As health authorities have confirmed, the recent reemergence of the virus in the West is caused by a strain of vaccine-derived polio. It is connected to the weakened live poliovirus contained in the oral vaccine, according to the CDC.

The oral vaccine is given in the form of drops administered to the mouth. The U.S. discontinued its use in 2000, and now uses a vaccine based on inactivated poliovirus, which is injected into the arm or leg. Because inactivated poliovirus cannot replicate, it cannot revert to its wild form.

The oral vaccine is also deemed safe and effective, and is cheaper to produce, which has made it integral in reducing the virus' circulation globally, especially in the developing world.

However, there is a small chance that the virus contained in the oral vaccine can spread to other, unvaccinated individuals. For example, if a child is given the oral vaccine, the live virus remains in their system for a few days, meaning it has the potential to spread to others. Crucially, it does not pose a danger to those who are vaccinated.

"There are two issues here. The first is the risk to the person (usually a child) being vaccinated," Paul Hunter, a consultant for the WHO and professor in medicine at Norwich Medical School, part of the University of East Anglia in the U.K., told Newsweek.

"After the first dose of the oral vaccine, the risk of paralytic polio is about two to three cases per million doses. After subsequent doses, the risk is much lower still.

"The second risk is that after oral vaccine the child can shed the virus for a while and that can infect others if this goes on to continue to circulate, then the virus can mutate back towards full virulence eventually, and start to cause paralytic poliomyelitis in infected people."

Hunter said that the injected vaccine does not cause paralysis and cannot cause the virus to spread to others. However, it is not as effective at reducing transmission, "which is why the oral vaccine is still used in a few countries, especially where they have wild polio."

"Most things in epidemics start off as random events and this [spike in cases] is probably no different," he said.

"A recently vaccinated child from one of the few countries where the oral vaccine is still in use came into the U.K. and into an area where vaccine coverage is particularly poor, so population immunity is low.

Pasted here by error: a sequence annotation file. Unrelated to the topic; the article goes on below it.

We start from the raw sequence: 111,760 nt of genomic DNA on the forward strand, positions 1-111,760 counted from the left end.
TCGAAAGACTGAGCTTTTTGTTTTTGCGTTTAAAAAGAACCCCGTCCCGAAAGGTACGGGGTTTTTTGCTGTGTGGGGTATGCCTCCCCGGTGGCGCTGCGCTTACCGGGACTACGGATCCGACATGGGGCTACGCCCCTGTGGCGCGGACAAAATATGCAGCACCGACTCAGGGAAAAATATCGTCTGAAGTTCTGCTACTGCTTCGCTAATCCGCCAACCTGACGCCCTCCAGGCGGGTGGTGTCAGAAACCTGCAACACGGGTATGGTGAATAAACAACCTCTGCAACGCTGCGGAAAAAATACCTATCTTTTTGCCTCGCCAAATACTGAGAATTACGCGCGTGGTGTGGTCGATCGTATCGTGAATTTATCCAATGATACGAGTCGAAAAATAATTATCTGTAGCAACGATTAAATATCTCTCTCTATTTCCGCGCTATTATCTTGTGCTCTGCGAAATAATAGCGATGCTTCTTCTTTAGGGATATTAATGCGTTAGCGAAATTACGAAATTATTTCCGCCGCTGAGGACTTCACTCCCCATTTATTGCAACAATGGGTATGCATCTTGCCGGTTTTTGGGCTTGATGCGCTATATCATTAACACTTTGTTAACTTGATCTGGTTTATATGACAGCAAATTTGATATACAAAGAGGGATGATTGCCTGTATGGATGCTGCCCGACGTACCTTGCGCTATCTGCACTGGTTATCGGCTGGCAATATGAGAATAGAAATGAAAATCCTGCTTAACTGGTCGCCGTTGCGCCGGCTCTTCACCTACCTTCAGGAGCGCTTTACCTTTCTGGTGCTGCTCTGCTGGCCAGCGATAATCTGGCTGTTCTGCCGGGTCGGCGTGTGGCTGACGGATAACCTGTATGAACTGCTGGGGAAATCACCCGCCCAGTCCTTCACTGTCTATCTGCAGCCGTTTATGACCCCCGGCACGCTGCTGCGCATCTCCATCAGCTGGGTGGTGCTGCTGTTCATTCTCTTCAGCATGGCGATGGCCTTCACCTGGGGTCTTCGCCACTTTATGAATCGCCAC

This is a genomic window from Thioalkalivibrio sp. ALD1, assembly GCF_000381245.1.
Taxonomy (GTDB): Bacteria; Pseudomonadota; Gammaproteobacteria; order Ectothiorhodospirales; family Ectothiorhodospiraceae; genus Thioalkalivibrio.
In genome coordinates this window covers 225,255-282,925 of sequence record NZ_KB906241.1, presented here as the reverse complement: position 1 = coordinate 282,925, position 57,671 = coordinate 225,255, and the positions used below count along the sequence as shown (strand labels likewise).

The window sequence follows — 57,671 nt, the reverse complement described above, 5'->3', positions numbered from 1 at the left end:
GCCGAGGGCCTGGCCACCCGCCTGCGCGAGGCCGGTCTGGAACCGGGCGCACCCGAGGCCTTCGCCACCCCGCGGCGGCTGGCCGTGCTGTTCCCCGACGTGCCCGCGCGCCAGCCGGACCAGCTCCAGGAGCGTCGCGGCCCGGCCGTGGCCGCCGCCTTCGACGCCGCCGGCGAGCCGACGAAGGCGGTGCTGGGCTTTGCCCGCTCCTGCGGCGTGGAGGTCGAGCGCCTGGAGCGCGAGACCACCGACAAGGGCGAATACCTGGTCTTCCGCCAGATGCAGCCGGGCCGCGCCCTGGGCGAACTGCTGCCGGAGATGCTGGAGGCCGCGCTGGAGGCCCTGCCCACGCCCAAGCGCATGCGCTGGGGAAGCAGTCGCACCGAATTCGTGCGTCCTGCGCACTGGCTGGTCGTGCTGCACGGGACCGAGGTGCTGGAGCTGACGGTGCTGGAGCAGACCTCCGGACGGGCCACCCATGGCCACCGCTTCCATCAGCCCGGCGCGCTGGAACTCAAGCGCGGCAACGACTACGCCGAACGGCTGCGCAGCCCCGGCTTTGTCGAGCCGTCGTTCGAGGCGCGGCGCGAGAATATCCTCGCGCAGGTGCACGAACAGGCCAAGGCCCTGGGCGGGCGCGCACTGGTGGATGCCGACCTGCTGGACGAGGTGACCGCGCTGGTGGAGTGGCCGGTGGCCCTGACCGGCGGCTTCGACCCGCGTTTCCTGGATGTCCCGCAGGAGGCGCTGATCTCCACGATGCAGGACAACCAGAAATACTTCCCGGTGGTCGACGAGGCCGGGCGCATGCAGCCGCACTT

"Normally we get a couple of sewage positives a year in the U.K. so introduction happens regularly, but not the subsequent spread.

"Though if the virus continues to circulate it is almost inevitable we would eventually see cases of paralysis. There was a recent case in New York. But if it continues to circulate for months the virus could through mutation become fully virulent and be a significant threat for paralysis."

Indeed, this is why experts continue to push populations to get vaccinated against polio, if they have not done so already.

According to a 2017 Q&A from WHO, more than 10 billion doses of oral polio vaccine (OPV) have been administered to nearly three billion children worldwide: "As a result, more than 13 million cases of polio have been prevented, and the disease has been reduced by more than 99%. During that time, 24 circulating vaccine-derived poliovirus (cVDPV) outbreaks occurred in 21 countries, resulting in fewer than 760 VDPV cases."

As the organization says, the small risk of cVDPVs is outweighed by the tremendous public health benefits associated with OPV.

"The solution is the same for all polio outbreaks: immunize every child several times with the oral vaccine to stop polio transmission, regardless of the origin of the virus," it says.

Hunter said that for people who are "up to date with their vaccinations schedules" the risk of the virus is "tiny."

"Those not up to date, there is a real risk in areas where the virus is circulating and this risk could grow as the virus mutates and evolves," he said.

The Ruling

Needs Context

Needs Context.


It is true that polio cases popping up around the globe are a vaccine-derived strain. They occur due to "virus shedding" by those vaccinated (who themselves are typically not affected). This type of spread only remains a problem in under-vaccinated communities. If a majority of a population remains unvaccinated, and the virus is allowed to circulate, it could become more dangerous. In other words, widespread vaccination is instrumental in preventing its spread.

Needs Context: The claim requires more information to set it in the appropriate context. The claim as presented may be partly true, but cannot be fully or correctly understood without the right context.